The words ‘utopia’ and ‘zombie’ are likely to conjure up strong images in the mind of the reader. The first makes one think of perfection, of happiness, of something new and better; the other, of the monstrous, of death and decay. Despite the fact that these images are arguably the most common, one can question their validity: can it be said that utopias are always perfect, and are the undead always monstrous? In this paper, I aim to explore the concepts relating to both utopias and zombies and the possible connections between the two, including a reading of the undead in light of the ultimate utopia: Paradise. In the light of these analyses, I propose a more positive approach to the figure of the zombie, which will be discussed as a counterpoint to the commonly held views of (religious) utopias. Keywords: utopia, dystopia, Christianity, Revelation, Paradise, Second Coming, zombie, post-zombieA man, dressed in an old, torn and dusty suit, is seen in the distance, staggering between the tombstones as he makes his way towards the two young people, who have come to the cemetery to visit their father’s grave. They notice the man, but make fun of him; to them, the figure is not dangerous. Until he attacks them. Part of the opening sequence of George A. Romero’s Night of the Living Dead (1968), it was in this film that audiences were introduced to the now iconic figure of the shambling, flesh-eating undead. Cinemagoers saw the dead come back to life, crawling out of the earth as if it were Judgement Day. These creatures may have looked human, but were unmistakably evil, attacking and feeding on anything they could find. This negative image of the zombie existed in horror media before Romero’s reinvention of the narrative in the shape of the voodoo zombi of Haitian origins, and this vision has persisted ever since. The undead are the monstrous Other and perhaps the ultimate threat to humanity: as their numbers grow, they replace and incorporate humankind as new people are added to the ranks of the zombie. These beings may appear human, but they are dangerous and should be avoided at all cost. It seems indeed easy to apply a reading to this monster that shows them in a negative light and although the number of interpretations of the undead has grown over the years, the concept of the Other, of a being that has lost itself and is only capable of mindless feeding, has persisted. What I aim to offer here are some ideas on different interpretations of the undead, most notably a more positive reading. Film makers and academics alike have almost universally presented the zombie as a monstrous Other, something which should be avoided and killed. Any relation to the perfection of a (religious) utopia would therefore appear impossible, yet it is the potential of the undead to be seen as more than brainless monstrosities that I wish to address here. What I would like to put forward is a more positive approach to the figure of the zombie, ultimately arguing that the undead may be the only way in which humanity can achieve Paradise. In order to facilitate such a discussion, I will start by examining the terminology used. Reference has already been made to images of perfection and monstrosity, respectively, and it will be beneficial to explore the concept of both utopia and the zombie in more detail, before moving on to a discussion of the idea of the perfect undead.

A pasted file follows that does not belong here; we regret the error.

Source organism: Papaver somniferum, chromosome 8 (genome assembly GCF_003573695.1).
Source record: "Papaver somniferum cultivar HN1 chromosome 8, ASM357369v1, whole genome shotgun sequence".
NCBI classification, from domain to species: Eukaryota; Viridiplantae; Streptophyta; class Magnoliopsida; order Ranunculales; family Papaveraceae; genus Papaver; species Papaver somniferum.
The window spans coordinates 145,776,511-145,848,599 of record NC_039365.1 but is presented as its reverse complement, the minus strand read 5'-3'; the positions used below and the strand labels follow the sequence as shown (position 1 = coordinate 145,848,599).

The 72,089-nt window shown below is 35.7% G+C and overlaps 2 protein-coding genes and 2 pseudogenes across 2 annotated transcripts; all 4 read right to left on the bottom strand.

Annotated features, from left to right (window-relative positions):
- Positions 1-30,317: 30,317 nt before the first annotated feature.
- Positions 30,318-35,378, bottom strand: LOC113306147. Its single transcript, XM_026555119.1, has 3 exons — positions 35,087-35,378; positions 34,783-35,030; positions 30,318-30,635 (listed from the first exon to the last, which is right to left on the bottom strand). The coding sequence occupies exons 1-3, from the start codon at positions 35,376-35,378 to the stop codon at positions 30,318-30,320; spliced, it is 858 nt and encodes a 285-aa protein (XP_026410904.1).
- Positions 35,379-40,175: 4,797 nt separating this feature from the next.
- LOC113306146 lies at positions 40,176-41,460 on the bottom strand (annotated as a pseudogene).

Full-text available
The undead have been evoked in philosophical hypotheses regarding consciousness, but such discussions often come across as abstract academic exercises, inapplicable to personal experience. Movie zombies illuminate these somewhat opaque philosophical debates via storytelling devices – narrative, characterization, dialogue and so forth – which approach experience and consciousness in an instinctively accessible manner. This chapter focuses on a particular strand of the subgenre: transition narratives, in which human protagonists gradually turn into zombies. Transition stories typically centralize social relationships; affiliations and interactions with other beings that give her (human) life meaning. These narratives routinely posit that consciousness and sociosexuality are intertwined aspects of experience that distinguish human from zombie, foregrounding a core romantic coupling and charting its decline as the protagonist transforms into a flesh-eating monster. These notions are explored via an indicative case study: Pretty Dead (2013). The film brings two views on the self – intuitive and empirical – into direct conflict, questioning their compatibility. The protagonist’s sociosexual decline is employed to illustrate that a) there is a troubling disjuncture between rationalist-theoretical conceptions of selfhood and selfhood as it is experienced in the real, social realm, and b) there is a natural bridge between personal, introspective self-knowledge and external social selfhood. By depicting a form of selfhood that defies rationalist logic (zom-being), transitional zombie films not only animate philosophical debates about consciousness, but also challenge their viewers to develop new conceptual (theoretical and imaginative) vocabularies via which to describe and engage with both selfhood and sociosexuality.
ResearchGate has not been able to resolve any references for this publication.